December 2015 was a particularly refreshing month for me when I stepped out of the four walls of the Silicon Valley and got a taste of the tech startup scene in India. In particular, I visited Bengaluru, now the 2nd best funded startup hub in the world, outside the US. US-based Compass has rated the world’s top tech hubs on five counts: funding, market reach, talent, experience, and performance of startups. Overall, Bengaluru came in an impressive 15th in Compass’ latest ranking of ecosystems. Rightly called the Silicon Valley of India, Bengaluru is the birthplace of India’s IT sector that houses global brands.
For the past few years, there has been an exponential increase in the number of innovative tech companies leveraging the talent pool of India with three to four startups being born every day, and nearly five billion dollars of funding coming in 2015. The economy is doing well, a lot of money is being invested in companies, and the government is coming up with incentives to support this ecosystem.
A visit to Bengaluru, India
Working for PubNub, a global Data Stream Network, for the past year as a developer evangelist, I interact with developers on a daily basis. I equip them with knowledge about PubNub to ensure they are successful in using it to build always-on applications like instant chat, multiplayer games and taxi dispatch to name a few. I focus on IoT and embedded computing so I was curious to know how the developers outside Silicon Valley solve and approach similar problems in this domain. The time was right for me to visit Bengaluru to meet the brightest minds and enterprising entrepreneurs of India.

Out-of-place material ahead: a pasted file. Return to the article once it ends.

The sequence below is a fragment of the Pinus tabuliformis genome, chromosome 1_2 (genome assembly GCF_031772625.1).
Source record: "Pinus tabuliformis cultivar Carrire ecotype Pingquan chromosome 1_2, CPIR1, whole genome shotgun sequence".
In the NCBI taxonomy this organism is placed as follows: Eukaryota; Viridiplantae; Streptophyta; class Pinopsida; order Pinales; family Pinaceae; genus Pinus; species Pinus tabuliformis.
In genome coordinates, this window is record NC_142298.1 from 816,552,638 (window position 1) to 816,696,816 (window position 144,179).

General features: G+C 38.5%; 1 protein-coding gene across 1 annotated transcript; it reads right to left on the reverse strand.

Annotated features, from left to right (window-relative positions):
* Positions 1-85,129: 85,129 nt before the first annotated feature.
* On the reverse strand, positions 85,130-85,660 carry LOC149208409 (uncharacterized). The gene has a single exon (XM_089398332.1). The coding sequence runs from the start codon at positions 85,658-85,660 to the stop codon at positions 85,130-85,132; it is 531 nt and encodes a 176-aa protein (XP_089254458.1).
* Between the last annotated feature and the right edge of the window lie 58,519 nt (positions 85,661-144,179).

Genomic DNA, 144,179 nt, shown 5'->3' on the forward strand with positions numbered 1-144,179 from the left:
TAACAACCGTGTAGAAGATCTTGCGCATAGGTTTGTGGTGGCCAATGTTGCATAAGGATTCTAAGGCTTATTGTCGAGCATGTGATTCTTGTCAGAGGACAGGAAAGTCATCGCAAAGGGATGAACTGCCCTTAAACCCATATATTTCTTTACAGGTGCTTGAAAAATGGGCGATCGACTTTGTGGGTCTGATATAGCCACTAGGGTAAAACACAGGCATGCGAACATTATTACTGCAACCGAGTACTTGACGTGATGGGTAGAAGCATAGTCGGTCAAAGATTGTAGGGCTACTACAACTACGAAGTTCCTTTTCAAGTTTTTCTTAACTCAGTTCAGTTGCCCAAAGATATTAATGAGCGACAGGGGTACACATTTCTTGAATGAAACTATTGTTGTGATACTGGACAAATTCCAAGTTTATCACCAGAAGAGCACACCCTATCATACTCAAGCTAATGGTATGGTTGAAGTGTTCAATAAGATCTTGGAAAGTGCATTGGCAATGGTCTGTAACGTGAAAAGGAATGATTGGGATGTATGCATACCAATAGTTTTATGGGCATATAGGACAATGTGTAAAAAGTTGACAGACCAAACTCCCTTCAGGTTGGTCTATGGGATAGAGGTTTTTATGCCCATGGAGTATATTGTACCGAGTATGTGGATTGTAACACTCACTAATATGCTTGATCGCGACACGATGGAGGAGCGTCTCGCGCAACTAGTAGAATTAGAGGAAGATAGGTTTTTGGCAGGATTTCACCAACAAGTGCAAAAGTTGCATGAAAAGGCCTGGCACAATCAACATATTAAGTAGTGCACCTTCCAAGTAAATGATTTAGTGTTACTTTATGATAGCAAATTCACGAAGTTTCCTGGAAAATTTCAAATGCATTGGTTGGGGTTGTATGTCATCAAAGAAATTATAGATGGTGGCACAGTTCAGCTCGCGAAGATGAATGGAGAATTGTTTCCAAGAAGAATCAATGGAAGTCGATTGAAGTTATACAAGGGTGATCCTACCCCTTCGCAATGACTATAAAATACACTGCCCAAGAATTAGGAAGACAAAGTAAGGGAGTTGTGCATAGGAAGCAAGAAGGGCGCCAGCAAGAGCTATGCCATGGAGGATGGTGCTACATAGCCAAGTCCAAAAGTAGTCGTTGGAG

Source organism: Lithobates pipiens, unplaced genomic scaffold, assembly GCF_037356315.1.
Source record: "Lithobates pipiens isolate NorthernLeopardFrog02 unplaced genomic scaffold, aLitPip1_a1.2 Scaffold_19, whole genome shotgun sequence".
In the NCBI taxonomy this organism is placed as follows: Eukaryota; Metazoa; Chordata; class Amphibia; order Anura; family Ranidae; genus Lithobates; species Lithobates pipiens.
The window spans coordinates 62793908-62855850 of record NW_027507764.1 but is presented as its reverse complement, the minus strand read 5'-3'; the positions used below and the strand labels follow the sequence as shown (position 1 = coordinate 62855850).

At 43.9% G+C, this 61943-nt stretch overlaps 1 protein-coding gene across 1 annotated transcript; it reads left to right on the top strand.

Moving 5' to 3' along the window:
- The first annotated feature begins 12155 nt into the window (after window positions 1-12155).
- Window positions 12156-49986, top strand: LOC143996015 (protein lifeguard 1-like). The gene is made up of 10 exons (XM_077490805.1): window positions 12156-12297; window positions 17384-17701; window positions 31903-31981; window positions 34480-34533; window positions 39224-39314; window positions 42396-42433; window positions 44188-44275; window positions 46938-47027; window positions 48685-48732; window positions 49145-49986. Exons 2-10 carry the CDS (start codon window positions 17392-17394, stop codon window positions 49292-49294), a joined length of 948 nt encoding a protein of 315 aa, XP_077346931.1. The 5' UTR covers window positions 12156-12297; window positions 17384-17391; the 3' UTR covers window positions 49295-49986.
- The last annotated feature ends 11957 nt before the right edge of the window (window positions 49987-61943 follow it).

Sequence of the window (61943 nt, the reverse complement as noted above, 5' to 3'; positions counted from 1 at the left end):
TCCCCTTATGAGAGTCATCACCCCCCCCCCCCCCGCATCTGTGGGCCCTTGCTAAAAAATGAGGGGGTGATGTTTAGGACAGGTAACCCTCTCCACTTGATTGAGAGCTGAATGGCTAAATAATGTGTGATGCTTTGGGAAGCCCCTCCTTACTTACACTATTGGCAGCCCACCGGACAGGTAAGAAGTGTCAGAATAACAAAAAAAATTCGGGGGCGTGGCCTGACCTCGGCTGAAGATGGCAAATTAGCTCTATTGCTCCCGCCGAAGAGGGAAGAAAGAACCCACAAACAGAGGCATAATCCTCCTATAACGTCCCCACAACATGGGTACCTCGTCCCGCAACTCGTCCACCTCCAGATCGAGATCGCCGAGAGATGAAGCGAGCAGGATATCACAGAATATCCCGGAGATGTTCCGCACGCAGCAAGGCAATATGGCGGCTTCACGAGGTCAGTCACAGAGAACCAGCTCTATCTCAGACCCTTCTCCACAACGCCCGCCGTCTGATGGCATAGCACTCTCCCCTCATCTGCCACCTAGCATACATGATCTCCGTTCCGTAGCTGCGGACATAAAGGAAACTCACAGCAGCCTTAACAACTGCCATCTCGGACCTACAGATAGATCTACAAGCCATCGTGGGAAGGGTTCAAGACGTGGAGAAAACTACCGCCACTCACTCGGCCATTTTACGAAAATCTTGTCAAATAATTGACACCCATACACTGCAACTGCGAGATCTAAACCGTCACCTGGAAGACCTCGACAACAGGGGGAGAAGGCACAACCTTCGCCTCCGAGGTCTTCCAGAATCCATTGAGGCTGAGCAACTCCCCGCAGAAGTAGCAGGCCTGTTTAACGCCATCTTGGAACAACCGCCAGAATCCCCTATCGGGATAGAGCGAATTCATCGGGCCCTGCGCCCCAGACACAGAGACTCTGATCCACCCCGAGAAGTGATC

Over the next two weeks I met with several engineers, software developers and startup founders who all had hopes of being part of the next big unicorn from India. Drone technology, smart home solutions, robotics for industry floors, electric scooters, and on demand bus services are some of the verticals they were involved in. Tech shops and co-working spaces are springing up in every other corner, and the excitement was palpable.
One of the projects that came out of a Raspberry Pi workshop I conducted was particularly close to my heart. It was a network of Pis that were placed all around Chennai, my hometown, that was submerged due to floods. These Pis were used in critical real-time safety missions where they would tweet when the water level went above a particular level.
Over the course of next few weeks, and through workshops and meetups, I met hardware enthusiasts in Bengaluru working in many different domains like agriculture, wearables, and everything IoT. At the first meetup, we discussed how to take your duct-taped hardware prototype to being production ready. Easy access to design software, 3D printers, and crowdfunding have allowed engineers to take charge and go from an idea on a napkin to a good initial prototype. As in most cases the final product does not resemble the prototype and there is lot going on in between the two; from finding the right components to ensuring quality, packaging and shipping.
The meetup discussed the differences to consider when you have a hardware startup compared to the resources available to hardware giants in order to make your product a success. An interesting observation was that a lot of engineers started off with the Raspberry Pi, Arduino and ESP8266 – something common even in the Silicon Valley.
Raspberry Pi Connections